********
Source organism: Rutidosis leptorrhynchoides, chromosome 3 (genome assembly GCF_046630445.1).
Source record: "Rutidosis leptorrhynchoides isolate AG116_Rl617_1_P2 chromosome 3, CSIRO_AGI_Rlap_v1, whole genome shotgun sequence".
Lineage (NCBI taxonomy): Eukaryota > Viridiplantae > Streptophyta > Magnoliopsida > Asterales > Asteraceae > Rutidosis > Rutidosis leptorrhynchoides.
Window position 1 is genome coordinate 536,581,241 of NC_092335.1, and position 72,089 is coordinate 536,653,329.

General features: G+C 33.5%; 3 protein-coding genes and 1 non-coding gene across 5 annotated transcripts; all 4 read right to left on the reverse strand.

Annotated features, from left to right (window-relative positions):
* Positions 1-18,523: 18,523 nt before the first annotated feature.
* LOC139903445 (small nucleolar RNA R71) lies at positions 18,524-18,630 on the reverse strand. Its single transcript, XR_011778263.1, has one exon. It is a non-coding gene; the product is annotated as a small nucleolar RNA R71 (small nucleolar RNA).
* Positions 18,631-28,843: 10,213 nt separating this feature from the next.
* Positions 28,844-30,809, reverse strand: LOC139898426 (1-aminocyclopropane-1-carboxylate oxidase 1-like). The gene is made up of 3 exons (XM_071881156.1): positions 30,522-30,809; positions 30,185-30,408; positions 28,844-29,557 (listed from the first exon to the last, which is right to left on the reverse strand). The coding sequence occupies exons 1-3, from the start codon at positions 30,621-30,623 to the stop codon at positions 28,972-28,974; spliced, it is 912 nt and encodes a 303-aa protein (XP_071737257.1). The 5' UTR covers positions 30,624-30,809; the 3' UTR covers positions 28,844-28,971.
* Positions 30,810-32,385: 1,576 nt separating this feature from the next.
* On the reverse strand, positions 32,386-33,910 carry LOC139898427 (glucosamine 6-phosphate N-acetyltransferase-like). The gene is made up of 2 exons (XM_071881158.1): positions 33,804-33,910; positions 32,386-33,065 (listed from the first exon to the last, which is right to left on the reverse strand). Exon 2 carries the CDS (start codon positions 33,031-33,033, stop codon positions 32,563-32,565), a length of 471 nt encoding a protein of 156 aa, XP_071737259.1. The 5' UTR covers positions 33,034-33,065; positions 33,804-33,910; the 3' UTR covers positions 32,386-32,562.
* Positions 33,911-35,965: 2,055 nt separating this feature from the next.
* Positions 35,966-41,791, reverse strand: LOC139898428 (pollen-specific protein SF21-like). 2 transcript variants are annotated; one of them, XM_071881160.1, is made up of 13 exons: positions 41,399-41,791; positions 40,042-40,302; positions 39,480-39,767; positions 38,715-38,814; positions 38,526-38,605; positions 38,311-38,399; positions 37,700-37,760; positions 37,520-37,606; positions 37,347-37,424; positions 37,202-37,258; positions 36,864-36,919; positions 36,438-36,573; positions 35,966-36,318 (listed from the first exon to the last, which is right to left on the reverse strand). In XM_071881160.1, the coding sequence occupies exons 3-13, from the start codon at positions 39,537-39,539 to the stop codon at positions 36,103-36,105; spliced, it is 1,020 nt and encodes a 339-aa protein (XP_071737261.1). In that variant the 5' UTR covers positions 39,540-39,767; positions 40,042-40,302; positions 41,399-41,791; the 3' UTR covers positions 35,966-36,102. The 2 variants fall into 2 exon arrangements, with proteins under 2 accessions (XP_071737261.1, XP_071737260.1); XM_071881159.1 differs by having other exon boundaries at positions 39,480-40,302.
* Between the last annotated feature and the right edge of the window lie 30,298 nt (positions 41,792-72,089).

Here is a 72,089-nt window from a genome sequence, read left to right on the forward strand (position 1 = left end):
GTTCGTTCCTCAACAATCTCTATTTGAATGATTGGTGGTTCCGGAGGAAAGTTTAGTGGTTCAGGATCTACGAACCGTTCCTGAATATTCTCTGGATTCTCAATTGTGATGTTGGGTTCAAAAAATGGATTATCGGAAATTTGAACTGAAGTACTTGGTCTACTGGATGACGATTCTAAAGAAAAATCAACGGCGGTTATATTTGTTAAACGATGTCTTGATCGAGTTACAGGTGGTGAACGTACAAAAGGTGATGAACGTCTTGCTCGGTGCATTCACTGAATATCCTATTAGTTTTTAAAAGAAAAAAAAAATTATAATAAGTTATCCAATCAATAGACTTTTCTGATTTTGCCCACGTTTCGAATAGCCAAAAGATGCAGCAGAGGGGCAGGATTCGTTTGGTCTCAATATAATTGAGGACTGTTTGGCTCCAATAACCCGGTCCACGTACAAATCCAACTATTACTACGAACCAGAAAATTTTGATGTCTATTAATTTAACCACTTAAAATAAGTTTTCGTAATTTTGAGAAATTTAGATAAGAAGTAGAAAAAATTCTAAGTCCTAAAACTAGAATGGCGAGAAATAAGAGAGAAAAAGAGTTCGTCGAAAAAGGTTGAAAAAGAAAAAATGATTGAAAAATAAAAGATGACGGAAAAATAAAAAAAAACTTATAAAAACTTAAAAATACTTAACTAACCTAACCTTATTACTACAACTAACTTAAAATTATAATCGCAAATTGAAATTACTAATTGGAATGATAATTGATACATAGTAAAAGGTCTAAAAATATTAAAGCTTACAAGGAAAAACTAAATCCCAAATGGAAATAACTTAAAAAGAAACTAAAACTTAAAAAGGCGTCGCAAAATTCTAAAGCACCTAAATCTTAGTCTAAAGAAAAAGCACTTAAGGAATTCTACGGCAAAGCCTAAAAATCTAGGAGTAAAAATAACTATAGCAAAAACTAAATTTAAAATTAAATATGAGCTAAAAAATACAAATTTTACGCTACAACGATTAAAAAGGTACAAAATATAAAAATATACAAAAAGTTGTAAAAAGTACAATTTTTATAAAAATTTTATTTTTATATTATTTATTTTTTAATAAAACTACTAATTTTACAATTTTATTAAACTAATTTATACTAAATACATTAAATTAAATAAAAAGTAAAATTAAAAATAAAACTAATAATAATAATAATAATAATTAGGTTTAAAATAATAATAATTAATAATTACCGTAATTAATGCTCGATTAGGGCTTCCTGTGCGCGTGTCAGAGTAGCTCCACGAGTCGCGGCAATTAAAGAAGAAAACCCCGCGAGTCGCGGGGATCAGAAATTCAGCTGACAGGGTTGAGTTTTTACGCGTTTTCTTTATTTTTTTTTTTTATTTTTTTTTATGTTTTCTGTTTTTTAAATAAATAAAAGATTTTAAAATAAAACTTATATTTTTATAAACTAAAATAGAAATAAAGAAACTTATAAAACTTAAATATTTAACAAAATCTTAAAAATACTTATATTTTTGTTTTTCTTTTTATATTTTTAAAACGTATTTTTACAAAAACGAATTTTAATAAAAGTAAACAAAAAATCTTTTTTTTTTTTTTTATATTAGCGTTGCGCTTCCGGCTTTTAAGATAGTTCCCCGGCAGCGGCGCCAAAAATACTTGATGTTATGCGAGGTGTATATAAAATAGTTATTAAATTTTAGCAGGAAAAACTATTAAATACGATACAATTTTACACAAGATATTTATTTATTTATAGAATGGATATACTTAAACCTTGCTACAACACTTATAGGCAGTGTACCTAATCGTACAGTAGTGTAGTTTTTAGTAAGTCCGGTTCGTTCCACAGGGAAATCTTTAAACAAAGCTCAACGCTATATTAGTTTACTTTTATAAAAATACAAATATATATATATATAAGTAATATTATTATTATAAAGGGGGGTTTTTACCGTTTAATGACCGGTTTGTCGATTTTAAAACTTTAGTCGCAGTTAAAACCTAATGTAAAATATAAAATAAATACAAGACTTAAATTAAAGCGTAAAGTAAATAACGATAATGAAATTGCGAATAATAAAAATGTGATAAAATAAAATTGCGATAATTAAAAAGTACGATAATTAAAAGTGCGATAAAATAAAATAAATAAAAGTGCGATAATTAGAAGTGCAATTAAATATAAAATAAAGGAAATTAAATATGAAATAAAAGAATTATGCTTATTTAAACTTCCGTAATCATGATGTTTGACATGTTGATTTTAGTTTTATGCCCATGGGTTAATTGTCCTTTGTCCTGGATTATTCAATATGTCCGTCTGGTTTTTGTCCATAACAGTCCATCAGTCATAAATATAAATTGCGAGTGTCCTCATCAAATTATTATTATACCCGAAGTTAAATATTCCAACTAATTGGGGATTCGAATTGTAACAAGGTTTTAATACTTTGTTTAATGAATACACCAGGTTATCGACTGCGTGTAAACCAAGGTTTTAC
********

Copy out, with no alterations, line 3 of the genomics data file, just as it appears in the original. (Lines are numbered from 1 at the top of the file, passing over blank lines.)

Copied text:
Lineage (NCBI taxonomy): Eukaryota > Viridiplantae > Streptophyta > Magnoliopsida > Asterales > Asteraceae > Rutidosis > Rutidosis leptorrhynchoides.